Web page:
Ways Instagram Saved Us in 2020 - Prithiva Sharma
A narrative of experiences that kept people sane in isolation
Today, I dug up my old pen drive to see if eighteen-year old me saved a secret gallery from where I can borrow photos for my Instagram; it had nothing but old cringey poems I’d rather keep hidden.
2020 has been a year of unprecedented events – with the COVID-19 pandemic, a global lockdown, and deteriorating economies all across the world.
In other, more happening news – Chris Evans joined Instagram on 2nd May, 2020 and broke the app within 2 hours of joining.
The COVID-19 lockdown started with a calm expectation for life to restart within a week, or two, or three; it reached a frenzy somewhere around Month 2, when the way life stood still started feeling threatening to the sanity of some, livelihood of some, and just overall being of most. In the ninth month now, what we face is borderline resignation, and a reluctant acceptance that life may be on a buffer for a majority of 2021 as well. It is what it is has never felt more real.
Social isolation and distancing from family, friends, and the neighborhood stray dog had people scrambling for something they could do to get a speck of normalcy back in their post-lockdown, oftentimes lonely reality.
I remember waking up on 2nd May with my Instagram DM’s a flood of messages, all the same thing – Chris Evans’ first Instagram post, and I remember thinking, this man managed to partially salvage the disaster 2020 is. I didn’t realize then how my mind was running on a similar track like many.
Instagram was full of posts of how classes were postponed – a relief at being able to sleep past 7. It was a relatively normal day, one I spend looking at for possible omens now.
A consensus and a realization that the college semester was effectively ruined, we left and couldn’t go back now. Nandini, studying in Delhi, went home for Diwali in March and was now looking at cancelled trains and flights with a longing – she left her books, ukulele and friends behind in South Delhi and was now alone with herself and two parents who made her feel even more lonely.
College had closed for all purposes, and while online classes were being talked about and set up, students were left trying to get adjusted to indoors we never spent much time in, and outstations struggled to arrange course books they had left behind in Delhi. “If only I had precognition,” Nandini said as our friends group chat (vove cluv, with me, Nandini and Nashra) became more active than it had been through all our college years together.
And that is where lockdown changed things. With everyone stuck at home, some at homes they wanted to escape, social media became a shelter.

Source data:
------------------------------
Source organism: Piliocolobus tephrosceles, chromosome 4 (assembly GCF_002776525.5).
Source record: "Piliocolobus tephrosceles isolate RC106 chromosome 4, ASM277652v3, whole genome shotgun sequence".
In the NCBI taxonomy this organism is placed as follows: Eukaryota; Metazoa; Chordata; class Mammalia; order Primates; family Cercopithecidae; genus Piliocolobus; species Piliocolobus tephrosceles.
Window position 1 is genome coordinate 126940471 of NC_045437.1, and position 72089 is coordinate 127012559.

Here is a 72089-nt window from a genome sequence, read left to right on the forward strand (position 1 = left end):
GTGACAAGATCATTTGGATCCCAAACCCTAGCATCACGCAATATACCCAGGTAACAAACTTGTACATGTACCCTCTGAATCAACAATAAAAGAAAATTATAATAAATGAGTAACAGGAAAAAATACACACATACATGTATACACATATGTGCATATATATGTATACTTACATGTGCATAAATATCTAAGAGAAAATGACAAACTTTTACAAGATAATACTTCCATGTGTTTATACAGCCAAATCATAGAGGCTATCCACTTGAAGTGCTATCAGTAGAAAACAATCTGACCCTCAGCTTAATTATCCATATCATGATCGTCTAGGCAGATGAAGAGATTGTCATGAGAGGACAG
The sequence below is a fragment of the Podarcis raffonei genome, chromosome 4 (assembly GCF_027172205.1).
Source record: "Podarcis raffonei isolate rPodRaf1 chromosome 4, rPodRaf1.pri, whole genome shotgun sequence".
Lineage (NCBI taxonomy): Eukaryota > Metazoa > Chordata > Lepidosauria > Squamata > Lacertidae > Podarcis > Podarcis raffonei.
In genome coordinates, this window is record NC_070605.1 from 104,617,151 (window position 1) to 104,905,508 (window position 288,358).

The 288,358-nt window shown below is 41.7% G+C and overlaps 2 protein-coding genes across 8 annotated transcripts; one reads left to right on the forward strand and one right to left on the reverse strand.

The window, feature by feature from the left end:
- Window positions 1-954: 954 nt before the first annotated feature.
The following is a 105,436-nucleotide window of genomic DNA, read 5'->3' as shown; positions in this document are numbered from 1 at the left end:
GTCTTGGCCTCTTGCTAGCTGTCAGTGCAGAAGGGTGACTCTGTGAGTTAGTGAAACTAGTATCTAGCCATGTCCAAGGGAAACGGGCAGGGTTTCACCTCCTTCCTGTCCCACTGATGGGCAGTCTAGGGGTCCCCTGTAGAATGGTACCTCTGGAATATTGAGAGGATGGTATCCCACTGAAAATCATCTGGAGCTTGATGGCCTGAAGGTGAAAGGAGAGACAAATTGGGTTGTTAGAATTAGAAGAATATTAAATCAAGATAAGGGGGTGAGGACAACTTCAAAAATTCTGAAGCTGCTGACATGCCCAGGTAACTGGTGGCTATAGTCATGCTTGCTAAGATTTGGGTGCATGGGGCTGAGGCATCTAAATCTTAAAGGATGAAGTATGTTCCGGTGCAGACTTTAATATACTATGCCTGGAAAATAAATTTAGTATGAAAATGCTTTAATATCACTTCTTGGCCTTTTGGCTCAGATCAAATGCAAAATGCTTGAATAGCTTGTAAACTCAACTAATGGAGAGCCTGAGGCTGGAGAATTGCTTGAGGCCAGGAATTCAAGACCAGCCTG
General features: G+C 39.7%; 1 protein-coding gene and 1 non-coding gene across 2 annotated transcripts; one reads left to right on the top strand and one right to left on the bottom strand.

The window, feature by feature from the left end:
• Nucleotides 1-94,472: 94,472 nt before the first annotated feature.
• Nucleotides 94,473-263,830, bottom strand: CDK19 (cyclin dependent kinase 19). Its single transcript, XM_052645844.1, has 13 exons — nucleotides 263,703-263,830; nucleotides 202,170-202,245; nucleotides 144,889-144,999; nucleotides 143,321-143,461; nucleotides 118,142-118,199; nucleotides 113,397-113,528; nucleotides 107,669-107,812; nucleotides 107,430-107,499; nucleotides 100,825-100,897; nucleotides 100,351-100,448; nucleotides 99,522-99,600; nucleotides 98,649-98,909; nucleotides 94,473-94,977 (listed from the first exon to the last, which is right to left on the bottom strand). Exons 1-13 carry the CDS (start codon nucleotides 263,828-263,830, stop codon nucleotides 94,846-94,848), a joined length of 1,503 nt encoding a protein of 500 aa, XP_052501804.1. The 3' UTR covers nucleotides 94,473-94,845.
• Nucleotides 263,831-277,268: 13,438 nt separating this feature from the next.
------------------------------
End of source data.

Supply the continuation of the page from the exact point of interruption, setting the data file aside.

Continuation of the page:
An Ode to my Phone Gallery
my phone gallery
is deeper than the grave
they might dug for this year
i am down to October 2018
a month in a lockdown
i didn’t invite to the party
and i realize how many photos
i didn’t take
i went to college
with a broken hand
and i could have clicked
photos of ankita’s
but i didn’t
fariha, shrish and i
sat with cigarettes in our hands
feeding to dogs
like i adopted her
slight chill in the air
and i could have taken a photo
of tea and Marlboro
in the same frame as
fariha and shrish
but i didn’t
my gallery became a space
for memories i had forgotten
and was now trying to dig deep
to find out
Instagram was hard work
but when you are sharing memories
which only your walls listen to anymore
it’s okay to crop that photo
with that classmate you now loathe
to make a new memory
out of a stale moment
and who would have thought
one day my phone gallery
will deserve an ode
that little red flower icon
that has shots of faces with flowers
candids we didn’t know were being clicked
and it’s all stored
organized in a way
2020 doesn’t allow us to be
i am not going to class tomorrow
and can’t talk to nashra
about my latest breakdown
mental health series (i /?)
photo taken in 2018
to diaries of a mind that
has nowhere to go.
Day ‘I can’t count anymore’
What does one do when they can’t meet people they used to hug every day? What is coping when your coping stops within your home?
Instagram became a black hole that could take everything anyone had to say and make space for it. It became a space for words we didn’t have anyone to share with now, for conversations too stilted at home. Khushee, within first few weeks of lockdown, created an artists’ Instagram group which she then invited me to. It’s named cutie gang and is an innocuous presence in my daily DMs, a space where we throw our art and it throws encouragement and appreciation back at us. It’s one thing to get appreciated for good art, another to be part of a community that cherishes you just because you create something, good or bad.
Social media activism is not new; Twitter and Facebook have always raged over right and left – Instagram activism was similar. There’s a story feature – a little round icon with ring, that disappears in 24 hours (shorter than some of Nandini’s rants) – and that became the spot for information sharing.
You see an Instagram post being shared on someone’s story, you view it, and you like and share. That post and its information is disseminated through you and others similar to you, because we’re all the same now, and it trickles down to our conscious knowledge and thought formation after we see it on 7 different people’s stories.